The ESP application SELFC generates an image on which areas displaying a degree of symmetry are more easily identified. The algorithm employed examines the position of all the pixels within a given radius of the pixel currently being considered and from that creates a set of pairs consisting of pixels equidistant from, and on opposite sides of it. A sum is then made which is maximised if the pixels pairs are both above the sky value and also of similar brightness. The sum derived is normalised and inserted into the pixel on the output image corresponding to the current pixel.
The normalisation is not to the 0-1 range but instead supplies a value above or below zero. Any object with a value below zero on the output image must be a statistical fluke or arises from poor flat field, whilst objects with values above zero may be real. Given the simple normalisation employed it is difficult to determine exactly what is real statistically. However, a good guess may be made in the following way. Generate a self-correlated image (IMAGE1) from the source image using SELFC. Then, scramble the source image using the ESP application MIXUP to generate a noise equivalent image (IMAGE2). Apply SELFC to IMAGE2 and then find the modal pixel value (BACK) and its associated standard deviation (SIGMA) using HISTPEAK. The rule is then that any object brighter than BACK3SIGMA in IMAGE1 is probably real. For the highest possible accuracy the values of BACK and SIGMA should be derived from examination of 10 scrambled versions of IMAGE1, but the calculation time involved may be substantial.
The application can be used with the following syntax:
% selfc in=ic3374 out=ic3374s diam=10 psize=0.96 back=727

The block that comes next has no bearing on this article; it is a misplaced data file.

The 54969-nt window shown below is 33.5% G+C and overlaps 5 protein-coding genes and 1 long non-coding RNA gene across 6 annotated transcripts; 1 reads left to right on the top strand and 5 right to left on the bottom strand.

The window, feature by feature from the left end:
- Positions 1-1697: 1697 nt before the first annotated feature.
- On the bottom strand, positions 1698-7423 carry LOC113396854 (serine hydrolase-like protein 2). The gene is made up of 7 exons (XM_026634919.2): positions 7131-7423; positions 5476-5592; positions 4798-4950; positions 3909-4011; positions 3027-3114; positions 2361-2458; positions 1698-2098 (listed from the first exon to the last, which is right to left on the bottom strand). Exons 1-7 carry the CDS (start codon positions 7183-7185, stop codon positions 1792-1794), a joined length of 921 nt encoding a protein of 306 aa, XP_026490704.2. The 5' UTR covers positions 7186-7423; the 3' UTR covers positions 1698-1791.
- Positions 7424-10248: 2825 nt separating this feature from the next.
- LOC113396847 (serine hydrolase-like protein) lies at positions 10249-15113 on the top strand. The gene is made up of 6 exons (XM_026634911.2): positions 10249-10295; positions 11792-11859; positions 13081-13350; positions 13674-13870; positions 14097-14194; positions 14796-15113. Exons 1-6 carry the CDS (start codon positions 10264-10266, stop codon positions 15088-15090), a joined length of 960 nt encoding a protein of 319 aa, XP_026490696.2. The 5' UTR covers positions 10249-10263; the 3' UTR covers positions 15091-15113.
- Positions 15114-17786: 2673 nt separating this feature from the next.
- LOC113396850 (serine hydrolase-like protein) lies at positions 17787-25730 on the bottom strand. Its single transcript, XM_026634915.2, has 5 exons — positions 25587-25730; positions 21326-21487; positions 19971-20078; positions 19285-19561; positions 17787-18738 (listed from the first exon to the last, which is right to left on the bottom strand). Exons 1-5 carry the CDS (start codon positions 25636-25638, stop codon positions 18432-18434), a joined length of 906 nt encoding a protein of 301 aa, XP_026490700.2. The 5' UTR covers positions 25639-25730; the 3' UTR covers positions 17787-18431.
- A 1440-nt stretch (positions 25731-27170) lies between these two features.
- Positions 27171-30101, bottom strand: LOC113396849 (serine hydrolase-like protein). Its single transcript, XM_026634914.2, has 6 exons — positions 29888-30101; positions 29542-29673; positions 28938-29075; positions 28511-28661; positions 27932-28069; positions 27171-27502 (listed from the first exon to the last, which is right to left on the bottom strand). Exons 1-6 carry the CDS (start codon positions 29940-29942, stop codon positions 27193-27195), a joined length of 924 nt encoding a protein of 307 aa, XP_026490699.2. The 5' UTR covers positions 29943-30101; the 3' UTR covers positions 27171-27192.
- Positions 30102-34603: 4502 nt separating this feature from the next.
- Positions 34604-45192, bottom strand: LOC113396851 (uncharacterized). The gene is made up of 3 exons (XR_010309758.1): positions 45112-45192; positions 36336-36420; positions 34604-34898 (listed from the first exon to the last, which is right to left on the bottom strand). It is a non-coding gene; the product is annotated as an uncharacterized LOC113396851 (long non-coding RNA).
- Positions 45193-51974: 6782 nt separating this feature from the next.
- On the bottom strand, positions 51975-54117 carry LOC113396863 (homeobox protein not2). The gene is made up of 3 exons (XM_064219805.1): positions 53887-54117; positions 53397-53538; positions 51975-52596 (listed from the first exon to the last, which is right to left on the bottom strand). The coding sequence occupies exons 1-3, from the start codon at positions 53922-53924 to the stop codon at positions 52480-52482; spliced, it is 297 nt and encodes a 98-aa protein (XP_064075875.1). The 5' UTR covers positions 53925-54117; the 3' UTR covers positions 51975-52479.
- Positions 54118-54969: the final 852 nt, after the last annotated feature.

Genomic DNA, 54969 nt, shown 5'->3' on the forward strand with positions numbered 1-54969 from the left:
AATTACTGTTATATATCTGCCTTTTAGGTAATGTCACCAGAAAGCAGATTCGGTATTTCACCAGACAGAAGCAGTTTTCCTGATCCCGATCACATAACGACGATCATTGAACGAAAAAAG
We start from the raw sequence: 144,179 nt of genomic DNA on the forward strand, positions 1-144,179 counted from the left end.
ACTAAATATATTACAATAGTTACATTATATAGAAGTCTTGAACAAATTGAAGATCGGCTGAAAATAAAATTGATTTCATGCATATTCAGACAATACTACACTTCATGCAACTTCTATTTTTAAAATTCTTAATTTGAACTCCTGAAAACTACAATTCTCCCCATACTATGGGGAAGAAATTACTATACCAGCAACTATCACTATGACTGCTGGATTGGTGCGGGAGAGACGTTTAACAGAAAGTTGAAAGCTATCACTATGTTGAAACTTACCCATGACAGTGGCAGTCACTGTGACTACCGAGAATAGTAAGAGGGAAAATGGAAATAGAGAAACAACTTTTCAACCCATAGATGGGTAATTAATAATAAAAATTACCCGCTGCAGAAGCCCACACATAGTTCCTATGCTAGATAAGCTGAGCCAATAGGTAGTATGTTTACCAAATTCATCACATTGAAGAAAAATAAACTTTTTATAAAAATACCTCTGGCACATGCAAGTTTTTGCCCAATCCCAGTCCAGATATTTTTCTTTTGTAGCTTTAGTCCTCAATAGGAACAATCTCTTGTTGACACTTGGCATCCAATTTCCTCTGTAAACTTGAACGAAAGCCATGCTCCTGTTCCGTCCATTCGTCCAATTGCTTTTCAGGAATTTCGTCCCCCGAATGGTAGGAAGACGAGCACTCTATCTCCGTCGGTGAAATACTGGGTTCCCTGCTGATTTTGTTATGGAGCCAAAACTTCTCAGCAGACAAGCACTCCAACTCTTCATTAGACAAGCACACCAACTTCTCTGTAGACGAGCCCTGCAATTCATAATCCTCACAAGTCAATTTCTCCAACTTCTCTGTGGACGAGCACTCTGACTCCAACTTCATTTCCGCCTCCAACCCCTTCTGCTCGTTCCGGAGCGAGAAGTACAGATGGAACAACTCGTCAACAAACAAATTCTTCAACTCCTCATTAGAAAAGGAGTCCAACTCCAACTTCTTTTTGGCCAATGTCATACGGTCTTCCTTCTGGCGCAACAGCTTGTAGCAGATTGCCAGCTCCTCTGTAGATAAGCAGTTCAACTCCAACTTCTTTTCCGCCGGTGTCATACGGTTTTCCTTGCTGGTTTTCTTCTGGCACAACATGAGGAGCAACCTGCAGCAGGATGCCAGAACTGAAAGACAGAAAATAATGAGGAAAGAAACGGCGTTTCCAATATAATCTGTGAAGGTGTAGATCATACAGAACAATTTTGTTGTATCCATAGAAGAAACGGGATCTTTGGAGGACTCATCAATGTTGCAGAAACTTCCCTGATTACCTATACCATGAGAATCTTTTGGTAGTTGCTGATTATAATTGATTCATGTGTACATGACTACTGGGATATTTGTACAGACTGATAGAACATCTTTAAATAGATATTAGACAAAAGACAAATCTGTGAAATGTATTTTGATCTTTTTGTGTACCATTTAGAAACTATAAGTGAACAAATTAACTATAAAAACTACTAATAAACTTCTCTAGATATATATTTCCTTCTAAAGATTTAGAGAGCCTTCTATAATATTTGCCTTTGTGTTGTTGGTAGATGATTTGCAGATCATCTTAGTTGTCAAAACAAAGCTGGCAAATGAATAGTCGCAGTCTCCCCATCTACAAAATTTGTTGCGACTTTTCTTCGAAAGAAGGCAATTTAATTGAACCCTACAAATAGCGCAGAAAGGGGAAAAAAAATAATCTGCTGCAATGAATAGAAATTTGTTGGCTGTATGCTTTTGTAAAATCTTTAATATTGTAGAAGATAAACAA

The above examples perform the self-correlation on image ic3374 using a local modal pixel value for the image of 727 counts. The sampling area used is a circle of 10 arc second width and all correlation values generated will be placed in the output NDF image ic3374s.
The correlation is performed in such a way that objects of bigger or smaller than the size requested are improperly sampled. However, they will still generate a response, as the detection method does not depend critically on the size of the template. Consequently, a compromise is involved in selecting the object size. If a large object size is requested the calculations take longer and the resolution of the output image drops, but if a small object size is requested noise quickly becomes a problem and offsets the increased speed and resolution.
It might be supposed that symmetry would not be a very good basis for correlation,
given the wide range of possible galaxy shapes known. Despite this,
trials suggest that the method works well with a wide range of galaxy
types. The only disadvantage is that two bright objects close together can
give rise to spurious objects between them. This effect can be minimised by
using TOPPED to remove very bright pixels from the image. Any object containing
such bright pixels will already have made its presence very obvious!
ESP --- Extended Surface Photometry